So who might be that last (not necessarily the sixth) defenseman be? Here are some options:
TOMAS KABERLE (free agent, Bruins)
2010-11 team: Maple Leafs/Bruins
2010-11 stats: 82 GP, 4 G, 43 A, 47 P, +4 (regular season)
25 GP, 0 G, 11 A, 11 P, +8 (playoffs)
Height/Weight: 6-foot-1, 214 pounds
Pros: Outstanding passer
Cons: Poor skater, turnover-prone
The skinny: The sound of a full Garden screaming “SHOOT!” might keep Kaberle awake at night, and though there were plenty of roadbumps on the way to him becoming the solid player he was in the Cup finals, more time in Boston might make him better. Perhaps the reason he looked more like himself later in the postseason was because he was getting comfortable, but the minutes Claude Julien gave him in the playoffs suggest he won’t be worth the payday he seeks. If the B’s can get him for $3 million or less, maybe they’ll take a flier. Any more than that just isn’t sensible.
STEVEN KAMPFER (Bruins, signed through 2013)
2010-11 team: Bruins
2010-11 stats: 38 GP, 5 G, 5 A, 10 P, +9 (with Boston)
22 GP, 3 G, 16 A, 16 P, +10 (with Providence)
Height/weight: 5-foot-10, 188 pounds
Pros: Good skater, right-handed shot
Cons: Faded/lost spot down the stretch
The skinny: Kampfer needed very little time to settle into the NHL, and though his partner (some guy named Chara) had plenty to do with that, he showed he is capable of contributing at this level. He had as costly a 13-minute span as anyone could back on March 17, and his misplay and a penalty not only cost the Bruins the game in Nashville, but it cost Kampfer his spot in the lineup. He injured his knee while playing in the AHL late in the season, but was good enough to play again midway through the Eastern Conference finals. He did not play a game in the postseason.
If it ends up being an in-house promotion, the B’s will also give Matt Bartkowski a good look.
JAMES WISNIEWSKI (UPDATE: signed six-year, $33 million deal with Blue Jackets)
2010-11 team: Islanders/Canadiens
2010-11 stats: 75 GP, 10 G, 41 A, 51 P, -14 (regular season)
6 GP, 0 G, 2 A, 2 P, -2 (playoffs)
Height/weight: 5-foot-11, 208 pounds
Pros: Hard-nosed, crafty with the puck
Cons: Had career year in contract year, price may be high
The skinny: The Michigan native could become fast friends with Kampfer and Tim Thomas (both from Michigan), and given his tendency to get under the skin of opponents, he and Brad Marchand would probably go from being enemies to pals pretty quickly. The Red Wings have only three defensemen under contract for next season, so the idea of bringing the local boy to Detroit makes that a logical potential destination for Wisniewski. If the Red Wings are in on the 27-year-old, they won’t be alone. Wisniewski has only had one season with more than 30 points, and it was his contract year. He’ll be paid well, so the price could be too steep for the Bruins’ liking.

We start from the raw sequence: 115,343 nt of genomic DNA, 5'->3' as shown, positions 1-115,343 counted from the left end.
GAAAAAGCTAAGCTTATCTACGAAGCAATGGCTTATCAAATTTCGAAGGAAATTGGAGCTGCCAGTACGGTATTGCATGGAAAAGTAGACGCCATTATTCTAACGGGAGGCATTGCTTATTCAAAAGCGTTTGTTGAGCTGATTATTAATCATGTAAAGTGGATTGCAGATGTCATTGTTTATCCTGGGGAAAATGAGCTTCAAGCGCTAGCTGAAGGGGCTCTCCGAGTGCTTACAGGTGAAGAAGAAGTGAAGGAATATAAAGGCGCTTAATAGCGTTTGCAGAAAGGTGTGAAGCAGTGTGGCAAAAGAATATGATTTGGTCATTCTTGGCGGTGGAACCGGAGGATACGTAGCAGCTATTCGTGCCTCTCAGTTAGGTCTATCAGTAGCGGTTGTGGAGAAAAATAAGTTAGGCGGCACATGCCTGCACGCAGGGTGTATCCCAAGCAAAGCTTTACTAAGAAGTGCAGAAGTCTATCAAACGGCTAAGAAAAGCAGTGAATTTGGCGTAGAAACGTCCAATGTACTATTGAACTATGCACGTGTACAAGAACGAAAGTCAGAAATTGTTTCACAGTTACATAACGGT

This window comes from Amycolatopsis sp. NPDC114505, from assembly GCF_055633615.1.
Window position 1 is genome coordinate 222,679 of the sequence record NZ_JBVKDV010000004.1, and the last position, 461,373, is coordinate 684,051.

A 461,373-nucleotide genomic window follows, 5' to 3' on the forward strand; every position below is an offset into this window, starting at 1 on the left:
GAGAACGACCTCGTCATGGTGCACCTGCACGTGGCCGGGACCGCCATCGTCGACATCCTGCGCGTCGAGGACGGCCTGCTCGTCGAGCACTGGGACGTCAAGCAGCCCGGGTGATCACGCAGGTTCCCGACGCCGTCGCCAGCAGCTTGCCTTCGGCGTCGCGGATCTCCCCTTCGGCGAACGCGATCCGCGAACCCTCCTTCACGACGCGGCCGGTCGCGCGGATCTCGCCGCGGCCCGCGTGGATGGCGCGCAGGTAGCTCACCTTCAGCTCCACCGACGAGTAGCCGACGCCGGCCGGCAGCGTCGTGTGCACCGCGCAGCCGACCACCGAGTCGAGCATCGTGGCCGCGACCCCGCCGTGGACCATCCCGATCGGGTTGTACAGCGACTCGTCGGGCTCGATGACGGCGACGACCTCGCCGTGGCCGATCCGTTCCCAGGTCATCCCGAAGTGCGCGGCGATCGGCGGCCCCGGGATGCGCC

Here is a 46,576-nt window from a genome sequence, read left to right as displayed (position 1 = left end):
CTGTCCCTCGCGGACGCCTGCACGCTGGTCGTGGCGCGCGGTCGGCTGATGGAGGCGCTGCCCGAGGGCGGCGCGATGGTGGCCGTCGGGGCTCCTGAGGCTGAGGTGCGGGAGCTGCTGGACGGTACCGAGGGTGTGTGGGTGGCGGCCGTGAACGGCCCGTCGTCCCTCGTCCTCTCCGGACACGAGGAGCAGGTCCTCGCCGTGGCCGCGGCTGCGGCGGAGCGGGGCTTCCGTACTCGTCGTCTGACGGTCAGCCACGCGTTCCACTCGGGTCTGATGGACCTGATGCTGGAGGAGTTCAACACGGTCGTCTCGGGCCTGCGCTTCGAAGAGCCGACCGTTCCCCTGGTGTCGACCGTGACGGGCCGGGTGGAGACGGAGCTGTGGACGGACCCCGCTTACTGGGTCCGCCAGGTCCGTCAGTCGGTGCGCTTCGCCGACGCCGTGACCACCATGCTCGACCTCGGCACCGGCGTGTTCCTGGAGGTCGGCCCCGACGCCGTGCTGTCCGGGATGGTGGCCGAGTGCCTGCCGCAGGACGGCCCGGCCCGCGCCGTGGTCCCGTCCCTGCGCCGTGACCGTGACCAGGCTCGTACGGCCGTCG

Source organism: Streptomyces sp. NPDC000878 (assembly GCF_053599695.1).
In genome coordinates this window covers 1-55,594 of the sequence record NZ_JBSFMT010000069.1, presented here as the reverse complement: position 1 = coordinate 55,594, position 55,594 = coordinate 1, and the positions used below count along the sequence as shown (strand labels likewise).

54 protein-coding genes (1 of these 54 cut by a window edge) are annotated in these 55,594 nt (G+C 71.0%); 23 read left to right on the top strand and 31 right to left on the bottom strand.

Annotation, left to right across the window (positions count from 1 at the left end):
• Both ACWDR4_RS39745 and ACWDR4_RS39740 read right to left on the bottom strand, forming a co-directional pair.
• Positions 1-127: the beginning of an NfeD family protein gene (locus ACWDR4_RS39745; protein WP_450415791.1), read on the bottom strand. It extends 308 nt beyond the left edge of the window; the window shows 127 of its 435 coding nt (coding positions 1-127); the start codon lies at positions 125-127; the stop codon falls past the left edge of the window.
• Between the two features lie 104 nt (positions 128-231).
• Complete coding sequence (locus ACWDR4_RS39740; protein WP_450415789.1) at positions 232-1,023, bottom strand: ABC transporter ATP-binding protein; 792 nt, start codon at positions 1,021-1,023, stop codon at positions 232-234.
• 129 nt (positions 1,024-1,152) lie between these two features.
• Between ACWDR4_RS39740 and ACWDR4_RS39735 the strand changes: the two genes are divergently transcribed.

CHRISTIAN EHRHOFF (UPDATE: SIGNED 10-YEAR, $40 M contract with Sabres)
2010-11 team: Canucks
2010-11 stats: 79 GP, 14 G, 36 A, 50 P, +19 (regular season)
23 GP, 2 G, 10 A, 12 P, -13 (playoffs)
Height/weight: 6-foot-2, 200 pounds
Pros: Durable (77+ games each of last five seasons), strong on power play
Cons: Too much money, this video
The skinny: Ehroff suffered a shoulder injury against his old team in the Western Conference finals, explaining why he was less than impressive vs. the Bruins. The shoulder will not require surgery.
The German media would go nutbars at the prospect of Dennis Seidenberg, one of only two German Stanley Cup champions, to be teamed with Ehrhoff. The two are actually good friends, as they have played on national teams since they were 17 and were defensive partners at the Olympics. The issue is that the Islanders traded a fourth-round pick for his rights this week and, despite general manager Garth Snow saying they offered “well north” of Kevin Bieksa‘s five-year, $23 million pact, couldn’t get him signed. Maybe that’s because Ehrhoff wants to play for a winner, but it may also be because he’s holding out for top dollar. If it’s the latter, you can count the Bruins out. Given the financial aspect, it’s hard to imagine any circumstance in which the B’s bring him in.
At the end of the day, the Bruins might have to overpay for Wisniewski, which makes one feel that if the B’s don’t get Kaberle back, they could just go with Kampfer. The 22-year-old is still progressing, and if he plays with Chara, it will be that much easier. Plus, it’s the most economical thing to do. Unless the B’s can get a deal on a veteran who brings more to the table, they might be better off hoping that, much like Adam McQuaid did this past season, Kampfer can take an opportunity and run with it.